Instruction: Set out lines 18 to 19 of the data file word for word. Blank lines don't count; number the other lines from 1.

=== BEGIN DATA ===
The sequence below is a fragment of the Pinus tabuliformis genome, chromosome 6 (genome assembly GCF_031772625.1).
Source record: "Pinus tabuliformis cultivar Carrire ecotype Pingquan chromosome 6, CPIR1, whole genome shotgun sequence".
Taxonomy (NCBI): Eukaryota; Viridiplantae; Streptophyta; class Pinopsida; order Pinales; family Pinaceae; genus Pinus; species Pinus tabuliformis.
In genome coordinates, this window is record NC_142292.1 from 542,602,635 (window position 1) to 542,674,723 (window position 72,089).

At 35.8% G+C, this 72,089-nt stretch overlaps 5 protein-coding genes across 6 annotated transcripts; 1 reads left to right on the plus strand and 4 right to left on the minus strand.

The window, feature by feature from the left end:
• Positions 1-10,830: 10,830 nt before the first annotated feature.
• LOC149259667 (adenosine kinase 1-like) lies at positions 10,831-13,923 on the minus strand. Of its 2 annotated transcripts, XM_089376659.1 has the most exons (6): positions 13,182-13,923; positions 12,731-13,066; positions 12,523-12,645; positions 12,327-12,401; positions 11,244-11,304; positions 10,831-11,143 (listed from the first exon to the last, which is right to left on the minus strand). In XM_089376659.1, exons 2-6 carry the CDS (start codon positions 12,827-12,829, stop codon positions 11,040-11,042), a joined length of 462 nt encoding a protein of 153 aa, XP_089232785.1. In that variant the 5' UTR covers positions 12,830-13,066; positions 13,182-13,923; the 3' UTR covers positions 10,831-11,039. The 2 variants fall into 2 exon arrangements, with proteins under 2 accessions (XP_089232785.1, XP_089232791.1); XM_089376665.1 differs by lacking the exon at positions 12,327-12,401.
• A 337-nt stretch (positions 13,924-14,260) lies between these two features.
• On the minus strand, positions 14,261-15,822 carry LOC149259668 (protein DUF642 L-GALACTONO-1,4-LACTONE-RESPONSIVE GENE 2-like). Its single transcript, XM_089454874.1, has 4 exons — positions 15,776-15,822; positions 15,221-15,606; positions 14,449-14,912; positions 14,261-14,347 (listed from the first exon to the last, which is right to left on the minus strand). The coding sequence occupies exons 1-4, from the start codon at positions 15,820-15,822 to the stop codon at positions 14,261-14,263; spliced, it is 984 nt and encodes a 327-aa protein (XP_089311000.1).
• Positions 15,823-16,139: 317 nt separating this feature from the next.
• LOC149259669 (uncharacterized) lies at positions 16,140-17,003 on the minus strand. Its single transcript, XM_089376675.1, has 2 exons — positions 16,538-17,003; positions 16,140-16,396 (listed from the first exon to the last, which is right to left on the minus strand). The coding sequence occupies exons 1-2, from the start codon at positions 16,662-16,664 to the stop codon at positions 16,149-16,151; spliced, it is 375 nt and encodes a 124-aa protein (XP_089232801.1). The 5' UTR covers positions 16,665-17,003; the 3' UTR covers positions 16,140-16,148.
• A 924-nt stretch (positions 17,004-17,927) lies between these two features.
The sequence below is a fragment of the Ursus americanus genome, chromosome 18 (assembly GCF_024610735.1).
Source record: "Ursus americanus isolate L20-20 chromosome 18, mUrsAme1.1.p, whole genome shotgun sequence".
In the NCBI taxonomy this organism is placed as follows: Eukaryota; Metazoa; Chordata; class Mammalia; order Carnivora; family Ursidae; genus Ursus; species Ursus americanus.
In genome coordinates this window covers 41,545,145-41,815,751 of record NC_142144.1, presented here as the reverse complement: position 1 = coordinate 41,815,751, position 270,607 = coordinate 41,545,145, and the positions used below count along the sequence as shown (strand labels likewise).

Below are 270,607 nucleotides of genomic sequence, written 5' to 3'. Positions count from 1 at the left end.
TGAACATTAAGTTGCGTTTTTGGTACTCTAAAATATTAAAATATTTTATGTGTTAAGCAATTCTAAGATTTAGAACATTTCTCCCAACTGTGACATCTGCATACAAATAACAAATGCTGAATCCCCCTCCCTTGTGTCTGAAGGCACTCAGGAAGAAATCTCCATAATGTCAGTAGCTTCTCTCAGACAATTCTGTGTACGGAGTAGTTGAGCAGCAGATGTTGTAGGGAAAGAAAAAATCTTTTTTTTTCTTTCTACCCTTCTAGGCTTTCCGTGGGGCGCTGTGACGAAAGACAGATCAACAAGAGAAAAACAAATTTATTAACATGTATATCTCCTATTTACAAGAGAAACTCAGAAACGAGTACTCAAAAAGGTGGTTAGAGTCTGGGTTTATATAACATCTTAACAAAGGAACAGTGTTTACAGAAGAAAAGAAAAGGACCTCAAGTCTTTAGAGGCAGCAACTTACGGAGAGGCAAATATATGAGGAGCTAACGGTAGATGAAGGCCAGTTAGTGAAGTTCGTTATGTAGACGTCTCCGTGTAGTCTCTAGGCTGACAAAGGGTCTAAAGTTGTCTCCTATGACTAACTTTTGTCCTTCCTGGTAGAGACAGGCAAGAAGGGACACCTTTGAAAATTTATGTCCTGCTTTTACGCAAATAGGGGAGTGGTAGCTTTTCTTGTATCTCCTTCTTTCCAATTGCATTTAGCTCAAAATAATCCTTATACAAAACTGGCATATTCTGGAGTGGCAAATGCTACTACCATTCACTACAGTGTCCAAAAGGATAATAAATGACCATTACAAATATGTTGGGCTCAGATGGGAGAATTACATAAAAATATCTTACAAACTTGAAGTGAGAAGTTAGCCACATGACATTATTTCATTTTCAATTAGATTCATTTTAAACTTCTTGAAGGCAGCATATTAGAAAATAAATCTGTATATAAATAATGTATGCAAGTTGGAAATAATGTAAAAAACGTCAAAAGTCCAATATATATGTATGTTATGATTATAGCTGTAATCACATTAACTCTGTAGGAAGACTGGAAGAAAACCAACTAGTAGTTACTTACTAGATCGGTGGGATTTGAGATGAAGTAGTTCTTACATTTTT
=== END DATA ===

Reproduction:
Below are 270,607 nucleotides of genomic sequence, written 5' to 3'. Positions count from 1 at the left end.
TGAACATTAAGTTGCGTTTTTGGTACTCTAAAATATTAAAATATTTTATGTGTTAAGCAATTCTAAGATTTAGAACATTTCTCCCAACTGTGACATCTGCATACAAATAACAAATGCTGAATCCCCCTCCCTTGTGTCTGAAGGCACTCAGGAAGAAATCTCCATAATGTCAGTAGCTTCTCTCAGACAATTCTGTGTACGGAGTAGTTGAGCAGCAGATGTTGTAGGGAAAGAAAAAATCTTTTTTTTTCTTTCTACCCTTCTAGGCTTTCCGTGGGGCGCTGTGACGAAAGACAGATCAACAAGAGAAAAACAAATTTATTAACATGTATATCTCCTATTTACAAGAGAAACTCAGAAACGAGTACTCAAAAAGGTGGTTAGAGTCTGGGTTTATATAACATCTTAACAAAGGAACAGTGTTTACAGAAGAAAAGAAAAGGACCTCAAGTCTTTAGAGGCAGCAACTTACGGAGAGGCAAATATATGAGGAGCTAACGGTAGATGAAGGCCAGTTAGTGAAGTTCGTTATGTAGACGTCTCCGTGTAGTCTCTAGGCTGACAAAGGGTCTAAAGTTGTCTCCTATGACTAACTTTTGTCCTTCCTGGTAGAGACAGGCAAGAAGGGACACCTTTGAAAATTTATGTCCTGCTTTTACGCAAATAGGGGAGTGGTAGCTTTTCTTGTATCTCCTTCTTTCCAATTGCATTTAGCTCAAAATAATCCTTATACAAAACTGGCATATTCTGGAGTGGCAAATGCTACTACCATTCACTACAGTGTCCAAAAGGATAATAAATGACCATTACAAATATGTTGGGCTCAGATGGGAGAATTACATAAAAATATCTTACAAACTTGAAGTGAGAAGTTAGCCACATGACATTATTTCATTTTCAATTAGATTCATTTTAAACTTCTTGAAGGCAGCATATTAGAAAATAAATCTGTATATAAATAATGTATGCAAGTTGGAAATAATGTAAAAAACGTCAAAAGTCCAATATATATGTATGTTATGATTATAGCTGTAATCACATTAACTCTGTAGGAAGACTGGAAGAAAACCAACTAGTAGTTACTTACTAGATCGGTGGGATTTGAGATGAAGTAGTTCTTACATTTTT